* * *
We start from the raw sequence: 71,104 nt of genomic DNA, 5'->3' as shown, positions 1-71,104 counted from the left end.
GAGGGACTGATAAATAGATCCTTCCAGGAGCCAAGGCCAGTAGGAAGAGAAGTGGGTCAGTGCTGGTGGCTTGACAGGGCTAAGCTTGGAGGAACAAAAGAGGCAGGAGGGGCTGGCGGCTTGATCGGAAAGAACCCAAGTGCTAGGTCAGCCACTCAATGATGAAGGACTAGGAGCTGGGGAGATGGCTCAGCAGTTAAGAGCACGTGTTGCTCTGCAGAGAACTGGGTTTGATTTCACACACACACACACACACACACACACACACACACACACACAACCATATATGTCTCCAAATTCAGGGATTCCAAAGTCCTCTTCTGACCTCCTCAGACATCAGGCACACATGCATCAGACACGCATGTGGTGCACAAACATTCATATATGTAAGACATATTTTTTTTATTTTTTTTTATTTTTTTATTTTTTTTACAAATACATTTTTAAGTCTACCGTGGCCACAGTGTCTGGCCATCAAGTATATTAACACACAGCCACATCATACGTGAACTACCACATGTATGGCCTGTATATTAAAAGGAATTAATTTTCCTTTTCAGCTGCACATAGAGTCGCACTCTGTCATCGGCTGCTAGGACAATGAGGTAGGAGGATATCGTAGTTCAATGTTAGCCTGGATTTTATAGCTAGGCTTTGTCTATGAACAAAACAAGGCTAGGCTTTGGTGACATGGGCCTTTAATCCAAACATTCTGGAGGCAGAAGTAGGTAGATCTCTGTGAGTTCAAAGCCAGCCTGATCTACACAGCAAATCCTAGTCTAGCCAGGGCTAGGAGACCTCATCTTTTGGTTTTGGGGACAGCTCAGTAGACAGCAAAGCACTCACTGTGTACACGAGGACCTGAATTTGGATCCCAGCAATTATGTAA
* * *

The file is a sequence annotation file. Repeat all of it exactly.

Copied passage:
We start from the raw sequence: 71,104 nt of genomic DNA, 5'->3' as shown, positions 1-71,104 counted from the left end.
GAGGGACTGATAAATAGATCCTTCCAGGAGCCAAGGCCAGTAGGAAGAGAAGTGGGTCAGTGCTGGTGGCTTGACAGGGCTAAGCTTGGAGGAACAAAAGAGGCAGGAGGGGCTGGCGGCTTGATCGGAAAGAACCCAAGTGCTAGGTCAGCCACTCAATGATGAAGGACTAGGAGCTGGGGAGATGGCTCAGCAGTTAAGAGCACGTGTTGCTCTGCAGAGAACTGGGTTTGATTTCACACACACACACACACACACACACACACACACACACACACAACCATATATGTCTCCAAATTCAGGGATTCCAAAGTCCTCTTCTGACCTCCTCAGACATCAGGCACACATGCATCAGACACGCATGTGGTGCACAAACATTCATATATGTAAGACATATTTTTTTTATTTTTTTTTATTTTTTTATTTTTTTTACAAATACATTTTTAAGTCTACCGTGGCCACAGTGTCTGGCCATCAAGTATATTAACACACAGCCACATCATACGTGAACTACCACATGTATGGCCTGTATATTAAAAGGAATTAATTTTCCTTTTCAGCTGCACATAGAGTCGCACTCTGTCATCGGCTGCTAGGACAATGAGGTAGGAGGATATCGTAGTTCAATGTTAGCCTGGATTTTATAGCTAGGCTTTGTCTATGAACAAAACAAGGCTAGGCTTTGGTGACATGGGCCTTTAATCCAAACATTCTGGAGGCAGAAGTAGGTAGATCTCTGTGAGTTCAAAGCCAGCCTGATCTACACAGCAAATCCTAGTCTAGCCAGGGCTAGGAGACCTCATCTTTTGGTTTTGGGGACAGCTCAGTAGACAGCAAAGCACTCACTGTGTACACGAGGACCTGAATTTGGATCCCAGCAATTATGTAA